Within an IgG subclass, further variation in immune activation results from >30 different glycoforms possibly present on the Fc domain at Asn297 of the heavy chain [244] which can affect the conformation of the Fc and its ability to interact with FcgRs. Three sugar residues in particular dramatically alter antibody Fc binding to FcRs: 1) fucosylation of the mannose core decreases binding affinity to FcgRIIIA [245], 2) sialylation of terminal galactose groups allows for lectin receptor binding to initiate anti-inflammatory cascades [246], and 3) outer arm galactosylation enhances binding to C1q and FcγRI [247249], decreases binding to FcγRIIIA [228], and can implement anti-inflammatory responses through immune complex-mediated associations of FcγRIIB with dectin-1 [250]. Antibody glycosylation profiles of HIV infected individuals exhibiting spontaneous control and improved antiviral activity have demonstrated a global shift toward agalactosylated glycoforms and an even more dramatic shift of HIV-specific antibodies toward agalactosylated, afucosylated, and asialylated glycans [228]. Glycoengineering efforts to improve therapeutic antibodies are still relatively new but supported by studies demonstrating that preparations of antibodies from different expression cell lines bear distinct glycosylation profiles and different capacities to trigger effector functions (reviewed in [251]). Glycoengineering efforts to decrease fucosylation [245, 252] and/or sialylation [253] may be accomplished through antibody production in modified cell lines, including mammalian (CHO), insect, yeast, and plant cell lines [254, 255], or through the use of specific enzymes that allow rational remodeling of antibodies’ Fc bound N-glycan structures [256, 257]. A non-fucosylated variant of HIV bNAb b12 predictably increased FcγRIIIA binding and ADCC activity in vitro but unexpectedly did not enhance protection against viral challenge in vivo [258], possibly due to maximal ADCC activity already achieved by the wild type b12, or due to a greater relevance of other FcγR-mediated functions to in vivo protection. Because non-fucosylated antibodies have often led to higher efficacy in other settings, this study highlights the importance of understanding the in vivo contributions of a given bnAb and its Ab effector functions to prevention, therapy, and cure to better direct Fc engineering efforts towards clinically relevant goals.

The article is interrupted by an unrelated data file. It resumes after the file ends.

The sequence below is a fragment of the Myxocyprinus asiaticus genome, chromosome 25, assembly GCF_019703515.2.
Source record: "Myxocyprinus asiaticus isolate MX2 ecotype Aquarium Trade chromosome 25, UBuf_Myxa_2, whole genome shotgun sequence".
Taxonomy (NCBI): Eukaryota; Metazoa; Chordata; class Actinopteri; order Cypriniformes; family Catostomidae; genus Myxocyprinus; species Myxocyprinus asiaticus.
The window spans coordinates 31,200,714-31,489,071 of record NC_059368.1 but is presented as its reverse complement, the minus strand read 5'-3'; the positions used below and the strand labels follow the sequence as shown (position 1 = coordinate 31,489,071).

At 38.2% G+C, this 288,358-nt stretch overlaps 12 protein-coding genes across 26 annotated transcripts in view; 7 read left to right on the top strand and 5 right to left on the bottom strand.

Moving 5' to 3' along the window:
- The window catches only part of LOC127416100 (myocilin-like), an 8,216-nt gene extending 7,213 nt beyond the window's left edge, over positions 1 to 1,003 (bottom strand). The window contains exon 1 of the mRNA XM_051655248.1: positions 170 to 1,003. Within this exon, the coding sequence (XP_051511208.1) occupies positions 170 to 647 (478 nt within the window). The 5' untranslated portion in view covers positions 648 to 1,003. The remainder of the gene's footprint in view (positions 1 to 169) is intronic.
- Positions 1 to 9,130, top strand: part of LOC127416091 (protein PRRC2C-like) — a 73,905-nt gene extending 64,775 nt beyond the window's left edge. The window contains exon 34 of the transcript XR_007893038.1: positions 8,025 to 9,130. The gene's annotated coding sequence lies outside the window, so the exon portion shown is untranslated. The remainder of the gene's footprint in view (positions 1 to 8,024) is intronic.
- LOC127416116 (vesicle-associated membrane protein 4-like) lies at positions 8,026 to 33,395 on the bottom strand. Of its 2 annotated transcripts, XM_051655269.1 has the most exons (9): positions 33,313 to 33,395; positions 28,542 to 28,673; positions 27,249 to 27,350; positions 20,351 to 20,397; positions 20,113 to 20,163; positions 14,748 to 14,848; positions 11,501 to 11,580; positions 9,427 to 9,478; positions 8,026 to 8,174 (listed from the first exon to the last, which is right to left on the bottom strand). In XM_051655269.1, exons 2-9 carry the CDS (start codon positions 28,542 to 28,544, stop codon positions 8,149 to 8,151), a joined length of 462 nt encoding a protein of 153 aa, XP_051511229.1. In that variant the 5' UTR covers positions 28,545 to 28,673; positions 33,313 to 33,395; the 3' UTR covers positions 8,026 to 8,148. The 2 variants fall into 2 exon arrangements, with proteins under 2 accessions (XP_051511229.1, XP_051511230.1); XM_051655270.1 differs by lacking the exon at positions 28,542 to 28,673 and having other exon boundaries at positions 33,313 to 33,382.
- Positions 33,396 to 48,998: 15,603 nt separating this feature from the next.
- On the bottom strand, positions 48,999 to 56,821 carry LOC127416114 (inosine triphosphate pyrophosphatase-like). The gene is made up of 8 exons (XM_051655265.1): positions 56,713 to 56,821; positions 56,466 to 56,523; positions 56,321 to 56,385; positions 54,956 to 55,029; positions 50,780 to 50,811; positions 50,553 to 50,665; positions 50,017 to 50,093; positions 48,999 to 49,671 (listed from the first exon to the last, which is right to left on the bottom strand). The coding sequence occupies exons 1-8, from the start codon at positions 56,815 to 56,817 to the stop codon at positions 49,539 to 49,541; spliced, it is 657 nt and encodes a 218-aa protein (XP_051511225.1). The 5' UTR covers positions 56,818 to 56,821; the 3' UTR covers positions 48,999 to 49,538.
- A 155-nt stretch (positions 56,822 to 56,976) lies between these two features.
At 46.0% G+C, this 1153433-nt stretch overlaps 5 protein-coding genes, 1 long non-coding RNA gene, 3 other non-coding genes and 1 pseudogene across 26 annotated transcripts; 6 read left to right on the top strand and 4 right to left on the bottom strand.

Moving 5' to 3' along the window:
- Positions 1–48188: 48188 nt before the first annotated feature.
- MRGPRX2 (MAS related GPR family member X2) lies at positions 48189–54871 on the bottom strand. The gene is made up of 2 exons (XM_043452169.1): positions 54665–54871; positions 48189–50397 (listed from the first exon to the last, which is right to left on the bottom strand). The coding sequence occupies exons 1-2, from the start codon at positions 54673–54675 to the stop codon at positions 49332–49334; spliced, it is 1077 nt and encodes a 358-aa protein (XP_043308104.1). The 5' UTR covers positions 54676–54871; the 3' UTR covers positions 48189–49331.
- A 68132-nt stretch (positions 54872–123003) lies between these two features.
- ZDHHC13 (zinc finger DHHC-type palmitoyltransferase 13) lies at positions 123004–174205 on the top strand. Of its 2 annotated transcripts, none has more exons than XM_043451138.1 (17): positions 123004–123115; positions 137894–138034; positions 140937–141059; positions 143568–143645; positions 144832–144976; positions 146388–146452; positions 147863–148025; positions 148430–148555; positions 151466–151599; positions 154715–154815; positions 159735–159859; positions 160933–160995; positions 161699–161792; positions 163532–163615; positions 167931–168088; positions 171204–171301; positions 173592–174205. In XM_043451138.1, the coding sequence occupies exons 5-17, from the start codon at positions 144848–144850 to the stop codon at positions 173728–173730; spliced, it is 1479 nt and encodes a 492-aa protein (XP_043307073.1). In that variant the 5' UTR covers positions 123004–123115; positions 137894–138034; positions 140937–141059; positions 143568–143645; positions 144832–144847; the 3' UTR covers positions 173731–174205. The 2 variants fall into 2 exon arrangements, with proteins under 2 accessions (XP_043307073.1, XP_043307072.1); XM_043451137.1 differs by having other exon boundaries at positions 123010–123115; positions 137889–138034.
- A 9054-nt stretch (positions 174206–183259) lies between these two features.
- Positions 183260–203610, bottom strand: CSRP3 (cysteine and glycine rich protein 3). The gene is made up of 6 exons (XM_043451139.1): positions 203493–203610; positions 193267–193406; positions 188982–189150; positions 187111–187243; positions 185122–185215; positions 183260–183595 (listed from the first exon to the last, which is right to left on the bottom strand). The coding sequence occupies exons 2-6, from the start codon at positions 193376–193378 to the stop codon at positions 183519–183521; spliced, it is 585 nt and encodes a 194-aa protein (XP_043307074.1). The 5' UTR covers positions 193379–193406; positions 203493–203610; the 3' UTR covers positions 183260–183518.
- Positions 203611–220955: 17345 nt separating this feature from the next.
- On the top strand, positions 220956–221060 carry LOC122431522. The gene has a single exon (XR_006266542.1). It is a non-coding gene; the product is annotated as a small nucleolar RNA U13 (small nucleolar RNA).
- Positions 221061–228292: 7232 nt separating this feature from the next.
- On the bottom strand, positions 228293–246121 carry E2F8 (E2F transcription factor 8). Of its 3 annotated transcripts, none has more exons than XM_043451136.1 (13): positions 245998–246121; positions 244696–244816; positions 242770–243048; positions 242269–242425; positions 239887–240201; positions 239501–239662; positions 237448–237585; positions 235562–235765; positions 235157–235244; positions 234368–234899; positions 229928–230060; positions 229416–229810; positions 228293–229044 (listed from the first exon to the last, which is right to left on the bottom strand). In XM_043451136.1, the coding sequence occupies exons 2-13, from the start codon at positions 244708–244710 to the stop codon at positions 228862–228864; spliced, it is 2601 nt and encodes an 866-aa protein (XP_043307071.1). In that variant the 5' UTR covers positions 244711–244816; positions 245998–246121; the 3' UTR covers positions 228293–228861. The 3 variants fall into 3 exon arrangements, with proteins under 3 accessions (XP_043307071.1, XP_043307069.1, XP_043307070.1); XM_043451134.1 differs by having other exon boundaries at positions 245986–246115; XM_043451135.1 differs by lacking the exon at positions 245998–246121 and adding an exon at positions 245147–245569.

Combined protein and glyco-engineering efforts can improve effector functions [241, 245, 259, 260] but in some cases improve binding affinity to FcγRs without eliciting stronger effector function [258, 261, 262]. These examples suggest that affinity thresholds for effector function exist that may already be met by single protein- or glyco-engineered variants, so enhanced affinity does not improve activity [221]. However, combining the two strategies can expand the breadth of mAb binding to FcγRs and C1q to increase the range of effector mechanisms through which therapeutic mAbs can recruit innate immunity [241, 260, 263], which may be particularly useful in combatting viral reservoirs in various tissue compartments, each with potentially different profiles of innate immune cell populations.